Typography is quite the intimidating universe to get into, but even if you’re not a designer it’s worth understanding even just a fraction of its principles. Your end game, after all, is to create a genuine connection with your audience, and at the heart of your campaign, be it a website, banner, or book, is your message. One that has to be presented in the clearest, most effective way possible.
I first recommend dipping your toes into these resources:
- The Elements of Typographic Style Applied to the Web
- A Short Course On How To Improve Your Website’s Typography
- 10 Incredible Sites to Improve Your Typography Skills
- Just My Type
Depending on your interest and goals you probably won’t need to devour every word and concept in there but it’s great to be exposed to possibilities and limitations of the medium. Ideally it would be great for you to understand why blank space (whitespace) is a good thing, when large or small type is appropriate, or why you shouldn’t use the likes of Comic Sans and Papyrus.
But it’s not so easy figuring those things out by simply absorbing material, so some exercises are also worth checking out. Here are some games, both web-based and iOS-based, that will test your typographic sensibilities:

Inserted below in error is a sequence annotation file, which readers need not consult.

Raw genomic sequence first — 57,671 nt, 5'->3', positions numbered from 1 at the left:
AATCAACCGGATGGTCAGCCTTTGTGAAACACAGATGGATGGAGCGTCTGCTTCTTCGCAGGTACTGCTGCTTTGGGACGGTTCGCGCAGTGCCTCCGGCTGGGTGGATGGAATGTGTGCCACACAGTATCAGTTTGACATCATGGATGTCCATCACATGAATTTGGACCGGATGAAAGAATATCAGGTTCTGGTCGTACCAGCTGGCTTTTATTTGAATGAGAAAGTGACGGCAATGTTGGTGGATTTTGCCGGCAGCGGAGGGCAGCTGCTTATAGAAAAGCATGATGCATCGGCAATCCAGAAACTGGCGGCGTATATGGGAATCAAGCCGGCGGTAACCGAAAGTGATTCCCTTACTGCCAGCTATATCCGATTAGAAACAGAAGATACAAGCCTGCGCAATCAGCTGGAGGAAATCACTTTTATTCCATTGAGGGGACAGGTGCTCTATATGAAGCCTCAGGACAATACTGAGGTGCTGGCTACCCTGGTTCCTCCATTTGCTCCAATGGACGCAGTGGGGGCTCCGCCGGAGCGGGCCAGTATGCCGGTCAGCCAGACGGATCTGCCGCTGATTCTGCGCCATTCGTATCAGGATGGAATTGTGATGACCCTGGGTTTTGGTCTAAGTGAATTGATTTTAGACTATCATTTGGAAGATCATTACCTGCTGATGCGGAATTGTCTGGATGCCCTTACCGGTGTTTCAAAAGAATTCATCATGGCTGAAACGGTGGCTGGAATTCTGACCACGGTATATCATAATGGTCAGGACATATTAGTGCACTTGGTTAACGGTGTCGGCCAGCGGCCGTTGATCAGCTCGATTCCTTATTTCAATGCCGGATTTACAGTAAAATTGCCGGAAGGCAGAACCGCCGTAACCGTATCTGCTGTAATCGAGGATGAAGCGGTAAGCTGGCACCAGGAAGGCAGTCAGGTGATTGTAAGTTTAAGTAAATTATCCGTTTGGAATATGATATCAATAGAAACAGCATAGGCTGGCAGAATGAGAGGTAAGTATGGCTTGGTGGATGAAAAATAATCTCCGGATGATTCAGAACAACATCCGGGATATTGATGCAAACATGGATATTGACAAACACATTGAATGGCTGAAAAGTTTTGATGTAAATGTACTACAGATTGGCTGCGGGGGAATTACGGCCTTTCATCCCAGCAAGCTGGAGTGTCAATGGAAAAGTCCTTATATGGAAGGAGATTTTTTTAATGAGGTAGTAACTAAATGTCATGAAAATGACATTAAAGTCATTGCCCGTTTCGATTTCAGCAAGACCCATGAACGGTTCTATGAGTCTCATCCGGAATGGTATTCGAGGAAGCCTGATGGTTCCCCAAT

Shoot the Serif
One of the first lessons you’ll learn in typography is figuring out the difference between serif and sans-serif fonts, and more importantly, what qualities each one have. Shoot the Serif, as the name implies, is a shooting game that challenges you to weed out as many serif fonts as possible in a given time.
Even with advanced design tools and typefaces, kerning—the proper spacing between glyphs—should not be overlooked. Kern Type lets you arrange letters to achieve their optimum spacing and appearance. See which typefaces are in use and improve your spatial recognition in this iPad-friendly web app.
From the same folks behind Kern Type, Shape Type lets you edit various letterforms until you arrive at their correct shape. This is pretty advanced stuff for type newbies, but again it’s a great exercise in concepts such as proportion and give you a better sense of how fonts are designed.
Type Connection helps you learn how to pair typefaces in a “dating game” fashion, giving each font family a persona based on the look and feel they exude. Pick a matching strategy, a second font, and see if their “date” prove successful. At the end you’ll get an explanation why or why not the pair works.